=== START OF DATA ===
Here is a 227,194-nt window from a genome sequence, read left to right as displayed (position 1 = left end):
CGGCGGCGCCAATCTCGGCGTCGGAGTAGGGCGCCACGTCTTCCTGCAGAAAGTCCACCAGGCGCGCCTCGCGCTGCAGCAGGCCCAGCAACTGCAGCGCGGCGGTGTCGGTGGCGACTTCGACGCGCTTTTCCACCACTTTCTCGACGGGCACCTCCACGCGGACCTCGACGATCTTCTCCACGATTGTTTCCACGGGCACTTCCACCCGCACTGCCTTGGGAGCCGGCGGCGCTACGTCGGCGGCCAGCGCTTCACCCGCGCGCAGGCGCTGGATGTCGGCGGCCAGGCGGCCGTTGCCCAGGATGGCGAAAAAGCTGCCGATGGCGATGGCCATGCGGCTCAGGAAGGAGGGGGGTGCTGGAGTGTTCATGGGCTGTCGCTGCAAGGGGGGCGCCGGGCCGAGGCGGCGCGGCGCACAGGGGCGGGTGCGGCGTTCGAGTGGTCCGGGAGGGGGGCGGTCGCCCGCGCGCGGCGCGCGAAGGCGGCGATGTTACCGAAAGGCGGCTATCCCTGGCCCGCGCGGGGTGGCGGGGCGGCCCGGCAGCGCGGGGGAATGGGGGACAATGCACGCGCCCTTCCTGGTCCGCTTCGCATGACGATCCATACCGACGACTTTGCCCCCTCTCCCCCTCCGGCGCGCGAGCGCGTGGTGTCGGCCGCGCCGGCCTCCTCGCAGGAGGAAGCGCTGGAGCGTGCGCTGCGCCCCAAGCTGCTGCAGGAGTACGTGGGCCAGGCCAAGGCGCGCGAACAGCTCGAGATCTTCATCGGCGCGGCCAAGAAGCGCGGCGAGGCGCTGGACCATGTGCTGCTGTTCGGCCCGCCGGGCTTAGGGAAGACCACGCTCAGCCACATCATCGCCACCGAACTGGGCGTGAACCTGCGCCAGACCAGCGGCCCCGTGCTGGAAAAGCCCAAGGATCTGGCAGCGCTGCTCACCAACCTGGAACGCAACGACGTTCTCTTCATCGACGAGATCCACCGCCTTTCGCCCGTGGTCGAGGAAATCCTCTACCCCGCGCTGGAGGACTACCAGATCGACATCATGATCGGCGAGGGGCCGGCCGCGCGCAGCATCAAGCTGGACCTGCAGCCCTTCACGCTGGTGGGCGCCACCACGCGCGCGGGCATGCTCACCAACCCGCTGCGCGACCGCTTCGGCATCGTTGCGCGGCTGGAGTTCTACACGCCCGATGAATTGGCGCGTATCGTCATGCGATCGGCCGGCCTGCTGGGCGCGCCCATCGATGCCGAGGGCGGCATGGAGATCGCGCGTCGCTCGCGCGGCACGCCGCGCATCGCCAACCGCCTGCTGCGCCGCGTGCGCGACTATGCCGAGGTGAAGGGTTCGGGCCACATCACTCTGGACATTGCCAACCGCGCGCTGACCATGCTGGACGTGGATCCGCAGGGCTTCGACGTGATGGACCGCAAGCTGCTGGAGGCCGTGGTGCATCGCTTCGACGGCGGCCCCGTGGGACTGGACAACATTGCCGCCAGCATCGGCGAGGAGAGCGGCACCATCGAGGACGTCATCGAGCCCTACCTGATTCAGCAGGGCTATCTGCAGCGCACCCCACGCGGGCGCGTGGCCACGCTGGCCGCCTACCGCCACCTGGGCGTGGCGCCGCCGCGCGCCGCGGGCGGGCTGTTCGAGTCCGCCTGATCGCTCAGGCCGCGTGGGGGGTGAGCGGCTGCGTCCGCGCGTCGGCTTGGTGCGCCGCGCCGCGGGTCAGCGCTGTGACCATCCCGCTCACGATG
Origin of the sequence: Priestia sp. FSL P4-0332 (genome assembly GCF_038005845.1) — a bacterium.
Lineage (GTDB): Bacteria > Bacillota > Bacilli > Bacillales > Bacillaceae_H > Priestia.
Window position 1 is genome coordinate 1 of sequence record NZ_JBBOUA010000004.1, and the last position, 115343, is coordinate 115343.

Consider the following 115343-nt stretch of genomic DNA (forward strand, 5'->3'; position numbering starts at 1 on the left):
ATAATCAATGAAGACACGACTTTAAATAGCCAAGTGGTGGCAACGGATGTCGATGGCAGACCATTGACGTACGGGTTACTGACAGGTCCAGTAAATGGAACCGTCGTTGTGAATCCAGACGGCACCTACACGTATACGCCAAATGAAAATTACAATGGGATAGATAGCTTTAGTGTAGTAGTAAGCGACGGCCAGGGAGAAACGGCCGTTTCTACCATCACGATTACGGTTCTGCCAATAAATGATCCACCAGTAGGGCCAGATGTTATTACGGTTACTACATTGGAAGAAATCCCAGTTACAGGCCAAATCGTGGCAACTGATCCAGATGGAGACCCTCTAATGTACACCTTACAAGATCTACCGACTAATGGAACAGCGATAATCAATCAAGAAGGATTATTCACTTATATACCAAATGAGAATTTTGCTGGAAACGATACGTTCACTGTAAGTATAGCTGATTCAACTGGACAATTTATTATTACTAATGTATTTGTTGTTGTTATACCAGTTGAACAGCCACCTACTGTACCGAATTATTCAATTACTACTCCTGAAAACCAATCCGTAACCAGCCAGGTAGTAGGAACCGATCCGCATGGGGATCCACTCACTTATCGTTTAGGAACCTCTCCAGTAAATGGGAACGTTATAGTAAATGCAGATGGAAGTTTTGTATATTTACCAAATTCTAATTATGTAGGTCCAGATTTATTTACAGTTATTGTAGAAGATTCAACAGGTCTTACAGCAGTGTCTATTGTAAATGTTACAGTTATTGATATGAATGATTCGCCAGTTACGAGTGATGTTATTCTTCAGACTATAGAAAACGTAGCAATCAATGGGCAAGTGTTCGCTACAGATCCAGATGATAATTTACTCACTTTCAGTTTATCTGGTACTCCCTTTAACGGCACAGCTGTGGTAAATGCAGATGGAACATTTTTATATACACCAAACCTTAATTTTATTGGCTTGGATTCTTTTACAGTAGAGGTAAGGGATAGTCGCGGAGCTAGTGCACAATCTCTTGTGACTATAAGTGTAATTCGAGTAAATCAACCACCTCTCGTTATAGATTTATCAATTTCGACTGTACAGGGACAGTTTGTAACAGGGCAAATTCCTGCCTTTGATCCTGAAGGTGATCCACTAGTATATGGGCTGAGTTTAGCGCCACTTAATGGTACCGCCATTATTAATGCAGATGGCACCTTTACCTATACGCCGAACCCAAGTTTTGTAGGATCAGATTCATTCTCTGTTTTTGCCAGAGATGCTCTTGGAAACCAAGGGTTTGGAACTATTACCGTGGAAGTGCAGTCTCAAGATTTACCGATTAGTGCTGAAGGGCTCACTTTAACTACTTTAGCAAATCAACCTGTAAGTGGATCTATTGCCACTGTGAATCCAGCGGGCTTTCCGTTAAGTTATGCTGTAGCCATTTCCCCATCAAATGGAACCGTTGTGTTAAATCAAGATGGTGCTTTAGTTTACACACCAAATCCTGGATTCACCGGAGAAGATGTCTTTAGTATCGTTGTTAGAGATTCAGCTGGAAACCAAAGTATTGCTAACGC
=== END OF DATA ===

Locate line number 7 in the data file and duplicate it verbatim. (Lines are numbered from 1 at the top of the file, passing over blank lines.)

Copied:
ATAATCAATGAAGACACGACTTTAAATAGCCAAGTGGTGGCAACGGATGTCGATGGCAGACCATTGACGTACGGGTTACTGACAGGTCCAGTAAATGGAACCGTCGTTGTGAATCCAGACGGCACCTACACGTATACGCCAAATGAAAATTACAATGGGATAGATAGCTTTAGTGTAGTAGTAAGCGACGGCCAGGGAGAAACGGCCGTTTCTACCATCACGATTACGGTTCTGCCAATAAATGATCCACCAGTAGGGCCAGATGTTATTACGGTTACTACATTGGAAGAAATCCCAGTTACAGGCCAAATCGTGGCAACTGATCCAGATGGAGACCCTCTAATGTACACCTTACAAGATCTACCGACTAATGGAACAGCGATAATCAATCAAGAAGGATTATTCACTTATATACCAAATGAGAATTTTGCTGGAAACGATACGTTCACTGTAAGTATAGCTGATTCAACTGGACAATTTATTATTACTAATGTATTTGTTGTTGTTATACCAGTTGAACAGCCACCTACTGTACCGAATTATTCAATTACTACTCCTGAAAACCAATCCGTAACCAGCCAGGTAGTAGGAACCGATCCGCATGGGGATCCACTCACTTATCGTTTAGGAACCTCTCCAGTAAATGGGAACGTTATAGTAAATGCAGATGGAAGTTTTGTATATTTACCAAATTCTAATTATGTAGGTCCAGATTTATTTACAGTTATTGTAGAAGATTCAACAGGTCTTACAGCAGTGTCTATTGTAAATGTTACAGTTATTGATATGAATGATTCGCCAGTTACGAGTGATGTTATTCTTCAGACTATAGAAAACGTAGCAATCAATGGGCAAGTGTTCGCTACAGATCCAGATGATAATTTACTCACTTTCAGTTTATCTGGTACTCCCTTTAACGGCACAGCTGTGGTAAATGCAGATGGAACATTTTTATATACACCAAACCTTAATTTTATTGGCTTGGATTCTTTTACAGTAGAGGTAAGGGATAGTCGCGGAGCTAGTGCACAATCTCTTGTGACTATAAGTGTAATTCGAGTAAATCAACCACCTCTCGTTATAGATTTATCAATTTCGACTGTACAGGGACAGTTTGTAACAGGGCAAATTCCTGCCTTTGATCCTGAAGGTGATCCACTAGTATATGGGCTGAGTTTAGCGCCACTTAATGGTACCGCCATTATTAATGCAGATGGCACCTTTACCTATACGCCGAACCCAAGTTTTGTAGGATCAGATTCATTCTCTGTTTTTGCCAGAGATGCTCTTGGAAACCAAGGGTTTGGAACTATTACCGTGGAAGTGCAGTCTCAAGATTTACCGATTAGTGCTGAAGGGCTCACTTTAACTACTTTAGCAAATCAACCTGTAAGTGGATCTATTGCCACTGTGAATCCAGCGGGCTTTCCGTTAAGTTATGCTGTAGCCATTTCCCCATCAAATGGAACCGTTGTGTTAAATCAAGATGGTGCTTTAGTTTACACACCAAATCCTGGATTCACCGGAGAAGATGTCTTTAGTATCGTTGTTAGAGATTCAGCTGGAAACCAAAGTATTGCTAACGC